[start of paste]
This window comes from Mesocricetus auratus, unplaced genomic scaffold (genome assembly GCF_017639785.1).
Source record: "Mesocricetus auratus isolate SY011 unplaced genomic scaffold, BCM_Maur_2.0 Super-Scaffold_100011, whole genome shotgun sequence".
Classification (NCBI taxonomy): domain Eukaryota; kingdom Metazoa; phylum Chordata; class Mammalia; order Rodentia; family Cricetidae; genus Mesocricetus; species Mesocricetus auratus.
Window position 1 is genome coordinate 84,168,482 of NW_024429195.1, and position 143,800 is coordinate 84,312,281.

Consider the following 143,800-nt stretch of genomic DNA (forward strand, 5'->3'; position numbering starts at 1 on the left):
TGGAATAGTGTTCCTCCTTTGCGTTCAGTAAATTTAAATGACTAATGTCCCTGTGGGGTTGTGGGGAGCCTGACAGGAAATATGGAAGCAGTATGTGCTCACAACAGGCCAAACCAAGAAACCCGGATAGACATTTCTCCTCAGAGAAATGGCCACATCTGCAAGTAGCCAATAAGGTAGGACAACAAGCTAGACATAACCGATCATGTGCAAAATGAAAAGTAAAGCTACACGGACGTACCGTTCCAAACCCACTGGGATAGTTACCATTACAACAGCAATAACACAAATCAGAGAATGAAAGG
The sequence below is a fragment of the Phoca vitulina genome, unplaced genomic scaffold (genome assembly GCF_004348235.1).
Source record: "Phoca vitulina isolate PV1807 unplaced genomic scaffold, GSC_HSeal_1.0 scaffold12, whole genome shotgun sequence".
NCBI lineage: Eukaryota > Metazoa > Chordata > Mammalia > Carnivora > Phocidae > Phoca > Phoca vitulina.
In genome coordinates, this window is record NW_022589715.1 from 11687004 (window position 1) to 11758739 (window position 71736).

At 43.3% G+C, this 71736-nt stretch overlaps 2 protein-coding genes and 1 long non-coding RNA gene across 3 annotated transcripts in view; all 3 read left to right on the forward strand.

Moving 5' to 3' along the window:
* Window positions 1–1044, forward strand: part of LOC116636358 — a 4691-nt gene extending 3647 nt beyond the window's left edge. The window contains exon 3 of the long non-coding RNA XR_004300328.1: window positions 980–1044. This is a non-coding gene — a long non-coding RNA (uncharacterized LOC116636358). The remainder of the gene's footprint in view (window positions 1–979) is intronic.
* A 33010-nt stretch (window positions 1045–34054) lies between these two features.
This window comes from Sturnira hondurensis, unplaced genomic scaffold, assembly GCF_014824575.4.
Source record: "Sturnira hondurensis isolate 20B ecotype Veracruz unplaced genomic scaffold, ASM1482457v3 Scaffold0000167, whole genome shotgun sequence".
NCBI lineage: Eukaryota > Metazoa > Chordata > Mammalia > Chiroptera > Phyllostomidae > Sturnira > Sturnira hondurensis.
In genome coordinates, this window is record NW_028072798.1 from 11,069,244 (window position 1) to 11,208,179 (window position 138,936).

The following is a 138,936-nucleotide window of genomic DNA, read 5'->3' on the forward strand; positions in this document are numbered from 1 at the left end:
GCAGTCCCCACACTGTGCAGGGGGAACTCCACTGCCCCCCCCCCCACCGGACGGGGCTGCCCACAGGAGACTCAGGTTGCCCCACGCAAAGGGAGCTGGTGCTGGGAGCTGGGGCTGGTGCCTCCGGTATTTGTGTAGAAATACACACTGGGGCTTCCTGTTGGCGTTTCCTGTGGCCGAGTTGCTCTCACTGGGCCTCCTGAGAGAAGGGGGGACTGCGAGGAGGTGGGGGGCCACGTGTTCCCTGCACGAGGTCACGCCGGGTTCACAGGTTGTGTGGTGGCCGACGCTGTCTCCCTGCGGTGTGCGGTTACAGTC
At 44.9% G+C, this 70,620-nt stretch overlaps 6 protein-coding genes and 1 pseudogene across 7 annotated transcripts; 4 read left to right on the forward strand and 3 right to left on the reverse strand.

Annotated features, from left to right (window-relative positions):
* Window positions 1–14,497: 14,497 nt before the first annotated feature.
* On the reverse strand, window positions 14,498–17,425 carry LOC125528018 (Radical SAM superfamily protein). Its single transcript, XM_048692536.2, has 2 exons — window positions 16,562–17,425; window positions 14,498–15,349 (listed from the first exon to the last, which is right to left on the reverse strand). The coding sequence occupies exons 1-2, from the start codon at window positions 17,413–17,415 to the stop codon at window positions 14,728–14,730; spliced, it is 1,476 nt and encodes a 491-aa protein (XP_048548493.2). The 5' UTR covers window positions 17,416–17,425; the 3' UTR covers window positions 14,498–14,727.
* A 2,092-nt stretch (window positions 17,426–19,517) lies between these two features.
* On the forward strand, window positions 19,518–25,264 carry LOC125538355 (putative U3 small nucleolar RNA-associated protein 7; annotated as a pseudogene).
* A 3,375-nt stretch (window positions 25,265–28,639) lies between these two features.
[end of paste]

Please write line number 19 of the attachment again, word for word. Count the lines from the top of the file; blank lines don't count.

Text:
The following is a 138,936-nucleotide window of genomic DNA, read 5'->3' on the forward strand; positions in this document are numbered from 1 at the left end: